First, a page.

Muscle Car City Monthly Car Show
04/20/2019 9:00 AM - 1:00 PM
Beyond the Looking Glass: A Night of Philanthropy
04/20/2019 5:00 PM - 9:00 PM
April in Paris
04/20/2019 7:00 PM - 9:00 PM
Easter Sunrise Service
04/21/2019 6:30 AM - 7:30 AM
04/21/2019 8:15 AM
04/21/2019 11:00 AM - 3:00 PM
- > If my serious health condition extends beyond the twelve weeks of protected leave that is guaranteed by the FMLA, but I have sick and/or vacation leave still available that will enable my being able to continue to draw a paycheck during my absence, will I get my old job back when I am able to return to work?
> If my serious health condition extends beyond the twelve weeks of protected leave that is guaranteed by the FMLA, but I have sick and/or vacation leave still available that will enable my being able to continue to draw a paycheck during my absence, will I get my old job back when I am able to return to work?
Introduction to The Americans with Disabilities Act (ADA)
The ADA was signed into law on July 26, 1990, by President George H.W. Bush. The ADA is one of America's most comprehensive pieces of civil rights legislation that prohibits discrimination and guarantees that people with disabilities have the same opportunities as everyone else to participate in the mainstream of American life -- to enjoy employment opportunities, to purchase goods and services, and to participate in State and local government programs and services. Modeled after the Civil Rights Act of 1964, which prohibits discrimination on the basis of race, color, religion, sex, or national origin – and Section 504 of the Rehabilitation Act of 1973 -- the ADA is an "equal opportunity" law for people with disabilities.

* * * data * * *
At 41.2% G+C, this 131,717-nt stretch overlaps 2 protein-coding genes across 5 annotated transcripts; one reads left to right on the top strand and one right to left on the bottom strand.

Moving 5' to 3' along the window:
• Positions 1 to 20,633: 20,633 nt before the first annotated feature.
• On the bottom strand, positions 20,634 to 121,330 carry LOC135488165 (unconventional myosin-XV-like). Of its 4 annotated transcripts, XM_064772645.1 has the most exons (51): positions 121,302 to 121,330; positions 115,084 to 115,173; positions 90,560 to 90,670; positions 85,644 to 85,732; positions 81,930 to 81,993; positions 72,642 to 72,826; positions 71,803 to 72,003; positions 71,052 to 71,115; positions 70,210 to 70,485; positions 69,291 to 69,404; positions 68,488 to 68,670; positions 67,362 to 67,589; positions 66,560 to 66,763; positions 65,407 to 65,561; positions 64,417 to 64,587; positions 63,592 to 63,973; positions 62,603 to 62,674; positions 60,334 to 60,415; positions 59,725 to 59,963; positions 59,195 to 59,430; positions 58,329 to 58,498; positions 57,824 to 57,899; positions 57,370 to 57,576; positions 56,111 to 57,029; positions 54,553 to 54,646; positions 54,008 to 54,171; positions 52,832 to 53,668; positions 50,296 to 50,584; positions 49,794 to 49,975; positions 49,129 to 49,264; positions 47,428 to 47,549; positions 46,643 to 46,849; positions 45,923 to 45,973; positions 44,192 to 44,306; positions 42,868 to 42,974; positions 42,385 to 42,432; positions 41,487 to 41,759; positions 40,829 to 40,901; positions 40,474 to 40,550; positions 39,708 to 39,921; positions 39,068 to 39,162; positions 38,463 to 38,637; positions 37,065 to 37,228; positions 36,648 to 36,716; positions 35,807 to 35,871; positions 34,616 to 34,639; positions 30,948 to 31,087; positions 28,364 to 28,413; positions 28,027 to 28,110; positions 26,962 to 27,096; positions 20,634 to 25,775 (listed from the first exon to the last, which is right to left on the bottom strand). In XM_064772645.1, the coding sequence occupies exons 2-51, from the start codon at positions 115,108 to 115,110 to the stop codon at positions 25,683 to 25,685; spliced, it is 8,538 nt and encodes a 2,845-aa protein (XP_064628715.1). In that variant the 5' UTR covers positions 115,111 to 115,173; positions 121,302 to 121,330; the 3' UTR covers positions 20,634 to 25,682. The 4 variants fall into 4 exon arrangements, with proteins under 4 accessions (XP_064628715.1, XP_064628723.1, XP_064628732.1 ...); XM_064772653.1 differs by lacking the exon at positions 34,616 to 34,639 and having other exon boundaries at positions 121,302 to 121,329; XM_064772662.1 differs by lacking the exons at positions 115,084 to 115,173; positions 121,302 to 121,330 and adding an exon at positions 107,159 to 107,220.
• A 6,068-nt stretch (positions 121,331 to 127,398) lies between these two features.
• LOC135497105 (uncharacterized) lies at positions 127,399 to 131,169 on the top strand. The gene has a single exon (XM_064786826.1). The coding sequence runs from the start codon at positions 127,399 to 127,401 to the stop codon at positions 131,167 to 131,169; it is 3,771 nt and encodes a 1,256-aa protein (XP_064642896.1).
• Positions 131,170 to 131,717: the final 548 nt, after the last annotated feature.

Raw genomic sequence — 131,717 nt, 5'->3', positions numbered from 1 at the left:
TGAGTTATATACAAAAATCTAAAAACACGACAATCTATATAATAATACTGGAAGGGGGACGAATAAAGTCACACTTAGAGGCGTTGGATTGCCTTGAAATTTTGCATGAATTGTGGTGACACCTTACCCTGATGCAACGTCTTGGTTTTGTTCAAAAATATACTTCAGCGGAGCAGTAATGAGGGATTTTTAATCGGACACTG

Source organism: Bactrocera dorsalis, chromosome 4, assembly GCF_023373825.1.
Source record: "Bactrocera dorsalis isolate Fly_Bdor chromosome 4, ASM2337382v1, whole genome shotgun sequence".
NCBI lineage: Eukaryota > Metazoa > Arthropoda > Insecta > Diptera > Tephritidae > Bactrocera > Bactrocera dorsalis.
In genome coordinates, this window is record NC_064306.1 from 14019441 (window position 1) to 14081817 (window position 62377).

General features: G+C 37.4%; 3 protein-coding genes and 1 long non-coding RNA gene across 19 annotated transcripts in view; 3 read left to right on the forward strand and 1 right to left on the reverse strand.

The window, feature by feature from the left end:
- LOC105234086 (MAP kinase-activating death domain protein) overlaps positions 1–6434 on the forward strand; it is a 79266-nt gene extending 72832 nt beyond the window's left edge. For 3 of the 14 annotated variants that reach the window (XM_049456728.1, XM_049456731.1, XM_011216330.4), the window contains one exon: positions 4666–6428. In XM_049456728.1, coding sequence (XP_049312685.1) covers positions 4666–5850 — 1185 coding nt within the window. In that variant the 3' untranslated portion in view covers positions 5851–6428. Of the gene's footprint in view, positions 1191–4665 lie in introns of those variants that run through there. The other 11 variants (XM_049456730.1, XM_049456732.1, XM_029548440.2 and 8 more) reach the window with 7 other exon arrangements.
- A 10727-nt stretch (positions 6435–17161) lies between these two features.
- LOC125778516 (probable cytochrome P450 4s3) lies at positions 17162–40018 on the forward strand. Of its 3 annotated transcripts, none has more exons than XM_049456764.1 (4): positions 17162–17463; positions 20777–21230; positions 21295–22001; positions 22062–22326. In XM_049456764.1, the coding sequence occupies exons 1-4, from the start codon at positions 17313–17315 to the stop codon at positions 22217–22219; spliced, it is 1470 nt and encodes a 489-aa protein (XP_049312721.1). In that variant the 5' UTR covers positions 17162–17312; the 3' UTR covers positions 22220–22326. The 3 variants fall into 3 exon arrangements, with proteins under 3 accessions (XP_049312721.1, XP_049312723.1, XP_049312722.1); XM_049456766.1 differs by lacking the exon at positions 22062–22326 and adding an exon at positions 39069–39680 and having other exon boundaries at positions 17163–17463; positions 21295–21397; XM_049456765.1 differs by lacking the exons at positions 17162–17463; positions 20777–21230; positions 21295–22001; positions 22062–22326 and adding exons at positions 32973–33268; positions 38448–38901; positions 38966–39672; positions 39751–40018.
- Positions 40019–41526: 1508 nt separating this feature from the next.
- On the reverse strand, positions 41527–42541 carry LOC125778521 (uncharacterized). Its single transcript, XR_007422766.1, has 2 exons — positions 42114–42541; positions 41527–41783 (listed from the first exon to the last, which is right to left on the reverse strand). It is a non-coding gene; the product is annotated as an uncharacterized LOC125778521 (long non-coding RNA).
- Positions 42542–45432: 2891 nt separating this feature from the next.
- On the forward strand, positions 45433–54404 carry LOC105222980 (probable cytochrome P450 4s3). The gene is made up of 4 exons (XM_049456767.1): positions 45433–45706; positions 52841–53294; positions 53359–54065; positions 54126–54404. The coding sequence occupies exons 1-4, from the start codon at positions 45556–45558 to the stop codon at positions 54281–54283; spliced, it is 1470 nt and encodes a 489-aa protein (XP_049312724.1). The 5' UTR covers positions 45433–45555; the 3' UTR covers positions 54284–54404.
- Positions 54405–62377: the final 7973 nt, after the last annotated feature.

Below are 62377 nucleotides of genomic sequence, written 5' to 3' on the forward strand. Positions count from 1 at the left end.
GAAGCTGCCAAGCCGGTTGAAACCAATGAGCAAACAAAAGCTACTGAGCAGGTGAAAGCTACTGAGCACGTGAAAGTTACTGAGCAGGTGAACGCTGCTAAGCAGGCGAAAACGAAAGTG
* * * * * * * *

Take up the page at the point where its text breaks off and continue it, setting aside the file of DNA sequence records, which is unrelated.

To be protected by the ADA, one must have a disability, which is defined by the ADA as a physical or mental impairment that substantially limits one or more major life activities, a person who has a history or record of such an impairment, or a person who is perceived by others as having such an impairment. The ADA does not specifically name all of the impairments that are covered.
State and Local Governments (Title II)
Title II applies to State and local government entities, and, in subtitle A, protects qualified individuals with disabilities from discrimination on the basis of disability in services, programs, and activities provided by State and local government entities. Title II extends the prohibition on discrimination established by section 504 of the Rehabilitation Act of 1973, as amended, 29 U.S.C. 794, to all activities of State and local governments regardless of whether these entities receive Federal financial assistance